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The FactChecker

4 mins read A weekly newsletter that takes a closer look at the aspects of truth and falsehood in recent news topics. In an uncertain time, stay informed about the latest news and updates on coronavirus-related developments in Nigeria.

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How Misinformation Aggravates Farmers-Herders Conflict In Nigeria

By  Adejumo Kabir

The crisis between farmers and herders, which has claimed thousands of lives, has become one of Nigeria’s gravest security challenges in recent years. The conflict, which is fundamentally a resource control problem between farmers and herders across the country, is fast sharpening ethnic, regional, and religious polarisation. 

While most of the herders can be said to be Muslim-Fulani, who are traditionally nomadics, the farmers are often found across Christian denominations of various ethnic groups. Some of the problems identified are related to land and water use, obstruction of traditional migration routes, livestock theft, and crop damage. 

A 2017 report by the International Crisis Group said “drought and desertification have degraded pastures, dried up many natural water sources across Nigeria’s far-northern Sahelian belt and forced large numbers of herders to migrate south in search of grassland and water for their herds. Insecurity in many northern states also prompts increasing numbers of herdsmen to migrate south…”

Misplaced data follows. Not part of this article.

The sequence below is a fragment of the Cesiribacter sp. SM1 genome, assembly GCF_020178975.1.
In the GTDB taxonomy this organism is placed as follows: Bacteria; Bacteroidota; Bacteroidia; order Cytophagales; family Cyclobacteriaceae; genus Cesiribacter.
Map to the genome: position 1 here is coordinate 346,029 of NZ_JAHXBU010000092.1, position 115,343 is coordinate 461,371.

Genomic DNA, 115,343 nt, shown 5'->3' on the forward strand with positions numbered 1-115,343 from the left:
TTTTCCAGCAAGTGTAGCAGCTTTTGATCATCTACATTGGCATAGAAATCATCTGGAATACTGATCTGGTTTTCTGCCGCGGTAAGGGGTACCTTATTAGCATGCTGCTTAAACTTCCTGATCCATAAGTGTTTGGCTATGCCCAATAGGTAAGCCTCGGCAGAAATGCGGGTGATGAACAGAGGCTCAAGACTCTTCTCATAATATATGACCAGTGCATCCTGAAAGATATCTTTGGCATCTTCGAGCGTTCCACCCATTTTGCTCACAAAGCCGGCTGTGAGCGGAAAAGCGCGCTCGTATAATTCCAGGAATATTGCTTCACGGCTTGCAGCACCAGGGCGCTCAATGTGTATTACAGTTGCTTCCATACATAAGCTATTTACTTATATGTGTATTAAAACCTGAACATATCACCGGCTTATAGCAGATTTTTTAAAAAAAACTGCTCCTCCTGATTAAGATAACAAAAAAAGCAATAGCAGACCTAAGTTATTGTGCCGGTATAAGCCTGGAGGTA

Amnesty International in a report published in 2018 said about 3,641 persons were killed in various farmers-herders clashes between Jan. 2016 and Oct. 2018. The report also revealed that no fewer than 406 people were injured and 182,530 persons displaced following the destruction of 5,000 houses in various states across Nigeria.

Image used to illustrate a herder with cattle. Photo: The Conversation

In its research published in May, France 24, a French state-owned international news television network based in Paris, said clashes between farmers and herders in Nigeria have killed more than 10,000 people in the past decade and displaced 300,000…

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Tip of The Week

#FakeNewsAlert

There’s precious little that we can do about the barrage of misinformation that we see daily, but there’s a lot we can do together if we learn to identify suspicious claims in the news and refrain from fuelling the fire by spreading them! Here are our top picks of likely-to-be-false news which [sadly] couldn’t be fact-checked.

CLAIM: KADUNA UPDATE: EMPLOYMENT OPPORTUNITIES 

SOURCE: WhatsApp Message

A WhatsApp message with an attached link creates awareness about vacant positions at an alleged multi-billion naira Iron ore mining company located in Gujeni, Kaduna state. The message listed the following as posts required to be filled:

  1. Field Engineer

2. Mechanical & Electrical University Graduates 

3. Shift Foreman

4. Boiler Field Operator

5. Turbine Field Operator

6. Shift Engineers

7. Fitter Mechanic

8. Electrical Shift Engineer

9. Electrician

10. Instrumentation Technicians

11. Chemist

12. Planning Engineer

The message further stated that applications are expected from all parts of Nigeria and should be sent to a provided email. But how true is this? This question is important as there are lots of fake job vacancies/ recruitments circulating the media space. And this could be one of them. Beware!

Questions to ask yourself: Who is the source? Is this true? Which credible platform has published it?  

What you should do: Verify before sharing. 

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